Wednesday, May 26, 2021

Network Effect by Martha Wells


The Murderbot Diaries #5


Coming home from a mostly uneventful (less casualties than normal) survey, our hero (okay, not really a hero, it just wants to be left alone)  gets construct-napped by an old associate. This is quite a bit more of Murderbot in a single novel, not just novella length. 


Duty vs caring: One of SecUnit’s responsibilities becomes more like a relationship, although there might even be a line about how icky another relationship feels when described. The story really explores the depth of self-deception of trying to not care and just carry out its duty.

Sacrifice: This is a huge topic outside of this book that it often seems people have a really hard time accepting in their own lives. What if you were built to be expendable to some degree? How selflessly would you act?

Unknown Alien Tech: Yep, a bit of a MacGuffin, but Wells has been building this up in her other books in this series, so it is not really a surprise that she uses it here to put constraints on the story.

Abandoned Colonies: I think this is an interesting look into the past as well as a look at current and future enterprises. While today’s enterprises don’t usually end up with stranded colonists, this certainly happened in the past, and may happen again when we are able to reach planets, but not too easily. When an enterprise is no longer profitable, how does it affect the people who are forced to live with the consequences?

This could be translated to today’s companies when they go bankrupt or leave a location. Many in the recent past have left pollution, a large populace of unemployed, and a sterling reputation. On the one hand a company fully exploiting a resource, however you want to interpret “exploiting,” is making money and is active in the location they exist. But a company that is gone is not. Maybe there are ways of extracting reparations from successive entities, but it is a much different story.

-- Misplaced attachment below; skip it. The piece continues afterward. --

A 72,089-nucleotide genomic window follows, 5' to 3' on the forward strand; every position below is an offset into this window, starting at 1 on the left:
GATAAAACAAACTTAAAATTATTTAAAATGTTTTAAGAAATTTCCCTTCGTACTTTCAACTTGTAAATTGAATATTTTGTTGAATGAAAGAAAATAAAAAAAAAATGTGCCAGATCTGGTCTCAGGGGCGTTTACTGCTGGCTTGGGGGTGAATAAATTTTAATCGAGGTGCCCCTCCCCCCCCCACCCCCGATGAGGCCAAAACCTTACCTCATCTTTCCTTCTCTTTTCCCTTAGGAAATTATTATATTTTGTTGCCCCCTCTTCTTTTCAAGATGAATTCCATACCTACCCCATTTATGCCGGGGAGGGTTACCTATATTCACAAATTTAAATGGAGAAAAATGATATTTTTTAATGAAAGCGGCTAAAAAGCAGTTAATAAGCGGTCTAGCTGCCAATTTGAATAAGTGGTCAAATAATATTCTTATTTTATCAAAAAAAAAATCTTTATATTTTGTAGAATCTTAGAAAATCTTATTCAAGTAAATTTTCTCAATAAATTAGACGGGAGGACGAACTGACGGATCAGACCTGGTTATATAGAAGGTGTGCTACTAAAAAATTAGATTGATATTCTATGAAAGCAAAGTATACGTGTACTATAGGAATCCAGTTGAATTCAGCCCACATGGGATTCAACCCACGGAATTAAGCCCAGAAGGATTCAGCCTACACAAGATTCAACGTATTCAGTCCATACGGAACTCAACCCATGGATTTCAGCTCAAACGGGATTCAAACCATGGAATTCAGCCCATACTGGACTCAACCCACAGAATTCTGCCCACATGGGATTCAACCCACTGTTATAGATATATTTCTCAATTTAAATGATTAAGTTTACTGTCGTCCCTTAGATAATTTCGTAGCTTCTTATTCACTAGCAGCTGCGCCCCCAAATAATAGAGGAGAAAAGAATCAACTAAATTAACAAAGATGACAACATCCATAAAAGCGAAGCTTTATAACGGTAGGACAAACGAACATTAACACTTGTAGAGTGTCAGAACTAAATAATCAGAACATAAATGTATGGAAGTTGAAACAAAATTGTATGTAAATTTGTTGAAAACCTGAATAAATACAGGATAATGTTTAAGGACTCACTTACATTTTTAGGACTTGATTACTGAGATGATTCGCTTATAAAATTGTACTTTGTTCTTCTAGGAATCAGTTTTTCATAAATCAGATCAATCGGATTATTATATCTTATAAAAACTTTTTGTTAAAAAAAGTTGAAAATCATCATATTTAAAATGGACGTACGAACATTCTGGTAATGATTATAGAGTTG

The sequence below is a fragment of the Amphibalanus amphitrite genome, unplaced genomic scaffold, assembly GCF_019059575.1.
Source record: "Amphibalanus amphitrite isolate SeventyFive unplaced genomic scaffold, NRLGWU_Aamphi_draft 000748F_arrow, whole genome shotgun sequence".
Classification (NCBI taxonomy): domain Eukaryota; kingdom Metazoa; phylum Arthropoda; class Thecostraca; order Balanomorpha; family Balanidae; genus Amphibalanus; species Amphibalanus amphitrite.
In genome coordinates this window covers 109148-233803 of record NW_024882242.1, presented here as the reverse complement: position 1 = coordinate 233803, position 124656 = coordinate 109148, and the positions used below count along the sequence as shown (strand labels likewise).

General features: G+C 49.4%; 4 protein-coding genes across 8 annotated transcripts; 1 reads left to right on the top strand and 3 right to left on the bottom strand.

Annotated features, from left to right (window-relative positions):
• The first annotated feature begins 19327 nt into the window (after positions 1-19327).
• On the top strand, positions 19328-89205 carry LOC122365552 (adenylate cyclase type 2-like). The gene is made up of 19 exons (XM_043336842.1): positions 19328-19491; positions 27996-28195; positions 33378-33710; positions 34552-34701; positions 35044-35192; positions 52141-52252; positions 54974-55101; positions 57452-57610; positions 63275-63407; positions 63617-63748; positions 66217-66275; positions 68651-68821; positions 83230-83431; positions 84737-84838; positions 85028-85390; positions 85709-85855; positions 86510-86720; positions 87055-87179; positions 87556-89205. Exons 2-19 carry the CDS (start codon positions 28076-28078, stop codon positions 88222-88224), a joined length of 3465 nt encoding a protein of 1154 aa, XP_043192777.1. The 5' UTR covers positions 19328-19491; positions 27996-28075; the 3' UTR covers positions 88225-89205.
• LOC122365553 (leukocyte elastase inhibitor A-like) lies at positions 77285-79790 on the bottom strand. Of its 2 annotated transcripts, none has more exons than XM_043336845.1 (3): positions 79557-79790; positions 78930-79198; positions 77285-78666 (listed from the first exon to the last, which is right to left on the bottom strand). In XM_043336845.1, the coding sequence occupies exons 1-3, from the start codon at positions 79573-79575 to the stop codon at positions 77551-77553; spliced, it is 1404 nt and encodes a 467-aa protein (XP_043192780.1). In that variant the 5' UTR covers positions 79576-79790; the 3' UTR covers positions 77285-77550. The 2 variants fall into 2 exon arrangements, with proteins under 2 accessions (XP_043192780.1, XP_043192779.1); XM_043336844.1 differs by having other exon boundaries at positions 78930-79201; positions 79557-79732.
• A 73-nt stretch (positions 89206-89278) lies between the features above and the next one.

If you have made it this far in the series (yet again), starting with #1 and all the rest, then this is a must read. There are some interesting questions that I have mentioned above as well as the continued witty banter that makes my introverted heart just want to sing, though not in front of a crowd please.

This isn’t just a longer book that takes the same size outline as the novellas and strings it out. It is a novel in it’s own right. I do like the novella length, but I am also quite happy with how this book turned out. I have read #6, but I have to say that I hope she continues with the series. Maybe there will be conclusions, maybe it will spiral into unknown episodic space. I hope for the former.

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